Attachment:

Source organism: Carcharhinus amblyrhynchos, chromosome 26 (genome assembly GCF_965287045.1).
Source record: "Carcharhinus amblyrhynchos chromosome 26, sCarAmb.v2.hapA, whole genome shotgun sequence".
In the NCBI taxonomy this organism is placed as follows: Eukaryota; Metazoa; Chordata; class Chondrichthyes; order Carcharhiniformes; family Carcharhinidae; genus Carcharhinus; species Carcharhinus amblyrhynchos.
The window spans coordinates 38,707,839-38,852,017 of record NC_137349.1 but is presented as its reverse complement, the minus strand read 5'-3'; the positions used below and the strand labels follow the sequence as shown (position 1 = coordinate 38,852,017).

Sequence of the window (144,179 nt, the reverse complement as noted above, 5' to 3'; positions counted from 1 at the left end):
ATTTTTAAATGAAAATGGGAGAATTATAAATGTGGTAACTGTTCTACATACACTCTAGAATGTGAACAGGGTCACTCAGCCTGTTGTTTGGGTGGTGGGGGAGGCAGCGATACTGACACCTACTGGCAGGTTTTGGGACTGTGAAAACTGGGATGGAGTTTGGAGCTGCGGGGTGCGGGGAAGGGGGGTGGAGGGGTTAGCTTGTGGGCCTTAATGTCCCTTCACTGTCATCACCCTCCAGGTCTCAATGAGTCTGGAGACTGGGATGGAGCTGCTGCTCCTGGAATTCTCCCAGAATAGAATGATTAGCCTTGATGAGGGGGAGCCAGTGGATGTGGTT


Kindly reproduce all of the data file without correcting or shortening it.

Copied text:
Source organism: Carcharhinus amblyrhynchos, chromosome 26 (genome assembly GCF_965287045.1).
Source record: "Carcharhinus amblyrhynchos chromosome 26, sCarAmb.v2.hapA, whole genome shotgun sequence".
In the NCBI taxonomy this organism is placed as follows: Eukaryota; Metazoa; Chordata; class Chondrichthyes; order Carcharhiniformes; family Carcharhinidae; genus Carcharhinus; species Carcharhinus amblyrhynchos.
The window spans coordinates 38,707,839-38,852,017 of record NC_137349.1 but is presented as its reverse complement, the minus strand read 5'-3'; the positions used below and the strand labels follow the sequence as shown (position 1 = coordinate 38,852,017).

Sequence of the window (144,179 nt, the reverse complement as noted above, 5' to 3'; positions counted from 1 at the left end):
ATTTTTAAATGAAAATGGGAGAATTATAAATGTGGTAACTGTTCTACATACACTCTAGAATGTGAACAGGGTCACTCAGCCTGTTGTTTGGGTGGTGGGGGAGGCAGCGATACTGACACCTACTGGCAGGTTTTGGGACTGTGAAAACTGGGATGGAGTTTGGAGCTGCGGGGTGCGGGGAAGGGGGGTGGAGGGGTTAGCTTGTGGGCCTTAATGTCCCTTCACTGTCATCACCCTCCAGGTCTCAATGAGTCTGGAGACTGGGATGGAGCTGCTGCTCCTGGAATTCTCCCAGAATAGAATGATTAGCCTTGATGAGGGGGAGCCAGTGGATGTGGTT